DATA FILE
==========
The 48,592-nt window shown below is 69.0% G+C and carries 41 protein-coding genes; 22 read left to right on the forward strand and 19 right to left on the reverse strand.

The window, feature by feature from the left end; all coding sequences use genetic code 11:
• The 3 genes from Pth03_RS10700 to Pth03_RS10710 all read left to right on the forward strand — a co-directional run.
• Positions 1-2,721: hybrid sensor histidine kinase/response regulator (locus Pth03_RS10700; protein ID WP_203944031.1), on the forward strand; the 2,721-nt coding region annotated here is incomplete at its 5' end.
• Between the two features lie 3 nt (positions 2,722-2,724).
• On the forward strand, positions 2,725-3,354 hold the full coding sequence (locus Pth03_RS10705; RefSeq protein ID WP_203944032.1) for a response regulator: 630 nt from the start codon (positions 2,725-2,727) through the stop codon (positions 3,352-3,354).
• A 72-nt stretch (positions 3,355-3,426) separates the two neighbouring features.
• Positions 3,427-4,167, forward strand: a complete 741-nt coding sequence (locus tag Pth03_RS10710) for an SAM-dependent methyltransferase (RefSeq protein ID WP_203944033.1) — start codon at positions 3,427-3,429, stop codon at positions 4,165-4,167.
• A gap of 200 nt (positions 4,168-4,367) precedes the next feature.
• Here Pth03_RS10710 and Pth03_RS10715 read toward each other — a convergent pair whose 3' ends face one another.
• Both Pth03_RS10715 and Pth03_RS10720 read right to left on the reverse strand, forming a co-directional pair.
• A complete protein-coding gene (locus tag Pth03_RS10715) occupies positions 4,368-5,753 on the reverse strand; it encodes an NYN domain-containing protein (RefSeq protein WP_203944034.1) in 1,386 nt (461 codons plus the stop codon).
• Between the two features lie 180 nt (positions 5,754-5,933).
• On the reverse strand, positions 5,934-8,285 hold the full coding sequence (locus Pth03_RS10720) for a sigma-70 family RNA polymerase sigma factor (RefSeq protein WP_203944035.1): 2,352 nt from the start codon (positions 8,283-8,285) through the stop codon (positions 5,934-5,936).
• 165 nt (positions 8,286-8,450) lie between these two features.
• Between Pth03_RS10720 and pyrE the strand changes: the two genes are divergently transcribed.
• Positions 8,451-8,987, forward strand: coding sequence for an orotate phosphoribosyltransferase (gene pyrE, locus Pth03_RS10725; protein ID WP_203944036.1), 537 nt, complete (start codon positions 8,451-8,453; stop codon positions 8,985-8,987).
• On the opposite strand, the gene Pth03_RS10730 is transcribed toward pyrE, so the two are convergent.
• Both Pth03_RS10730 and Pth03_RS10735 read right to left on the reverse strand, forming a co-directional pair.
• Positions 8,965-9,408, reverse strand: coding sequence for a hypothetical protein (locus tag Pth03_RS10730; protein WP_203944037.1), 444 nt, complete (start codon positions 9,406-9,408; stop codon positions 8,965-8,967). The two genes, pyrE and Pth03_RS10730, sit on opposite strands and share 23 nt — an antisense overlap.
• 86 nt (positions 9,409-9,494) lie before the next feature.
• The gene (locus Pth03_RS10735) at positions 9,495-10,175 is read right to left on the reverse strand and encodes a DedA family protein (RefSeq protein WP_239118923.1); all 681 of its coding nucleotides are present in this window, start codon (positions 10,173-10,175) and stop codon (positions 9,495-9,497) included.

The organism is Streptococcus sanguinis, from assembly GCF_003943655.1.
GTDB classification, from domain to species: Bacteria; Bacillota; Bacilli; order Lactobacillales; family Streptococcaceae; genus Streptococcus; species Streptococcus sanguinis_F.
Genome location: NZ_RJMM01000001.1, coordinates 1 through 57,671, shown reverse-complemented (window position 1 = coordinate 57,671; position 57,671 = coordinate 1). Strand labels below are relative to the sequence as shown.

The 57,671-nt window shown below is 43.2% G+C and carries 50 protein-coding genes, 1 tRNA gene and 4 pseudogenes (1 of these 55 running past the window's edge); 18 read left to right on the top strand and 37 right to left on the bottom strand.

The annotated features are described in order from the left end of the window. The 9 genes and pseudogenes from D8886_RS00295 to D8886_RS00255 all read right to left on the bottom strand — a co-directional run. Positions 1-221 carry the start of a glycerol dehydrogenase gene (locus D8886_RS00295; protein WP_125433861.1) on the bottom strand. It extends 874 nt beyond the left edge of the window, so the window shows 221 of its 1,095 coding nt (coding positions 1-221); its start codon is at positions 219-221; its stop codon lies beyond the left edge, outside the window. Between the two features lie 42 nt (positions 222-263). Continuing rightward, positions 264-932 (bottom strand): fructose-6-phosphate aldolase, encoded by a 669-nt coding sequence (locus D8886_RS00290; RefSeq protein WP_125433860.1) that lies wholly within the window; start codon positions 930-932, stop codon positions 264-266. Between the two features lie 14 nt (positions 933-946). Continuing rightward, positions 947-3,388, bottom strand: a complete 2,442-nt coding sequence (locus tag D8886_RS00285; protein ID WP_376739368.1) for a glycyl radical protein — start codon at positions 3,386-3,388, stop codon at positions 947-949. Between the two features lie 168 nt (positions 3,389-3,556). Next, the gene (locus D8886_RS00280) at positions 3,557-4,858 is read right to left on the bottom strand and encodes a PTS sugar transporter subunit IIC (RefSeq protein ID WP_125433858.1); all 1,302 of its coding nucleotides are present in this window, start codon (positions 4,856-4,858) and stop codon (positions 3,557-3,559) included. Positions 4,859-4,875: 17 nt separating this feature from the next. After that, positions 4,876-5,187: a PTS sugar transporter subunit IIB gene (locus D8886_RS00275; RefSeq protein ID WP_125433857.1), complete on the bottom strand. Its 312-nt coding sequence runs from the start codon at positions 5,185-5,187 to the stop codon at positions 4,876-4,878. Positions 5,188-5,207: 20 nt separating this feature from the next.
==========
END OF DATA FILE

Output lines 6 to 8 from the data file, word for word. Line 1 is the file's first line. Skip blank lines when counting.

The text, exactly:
• On the forward strand, positions 2,725-3,354 hold the full coding sequence (locus Pth03_RS10705; RefSeq protein ID WP_203944032.1) for a response regulator: 630 nt from the start codon (positions 2,725-2,727) through the stop codon (positions 3,352-3,354).
• A 72-nt stretch (positions 3,355-3,426) separates the two neighbouring features.
• Positions 3,427-4,167, forward strand: a complete 741-nt coding sequence (locus tag Pth03_RS10710) for an SAM-dependent methyltransferase (RefSeq protein ID WP_203944033.1) — start codon at positions 3,427-3,429, stop codon at positions 4,165-4,167.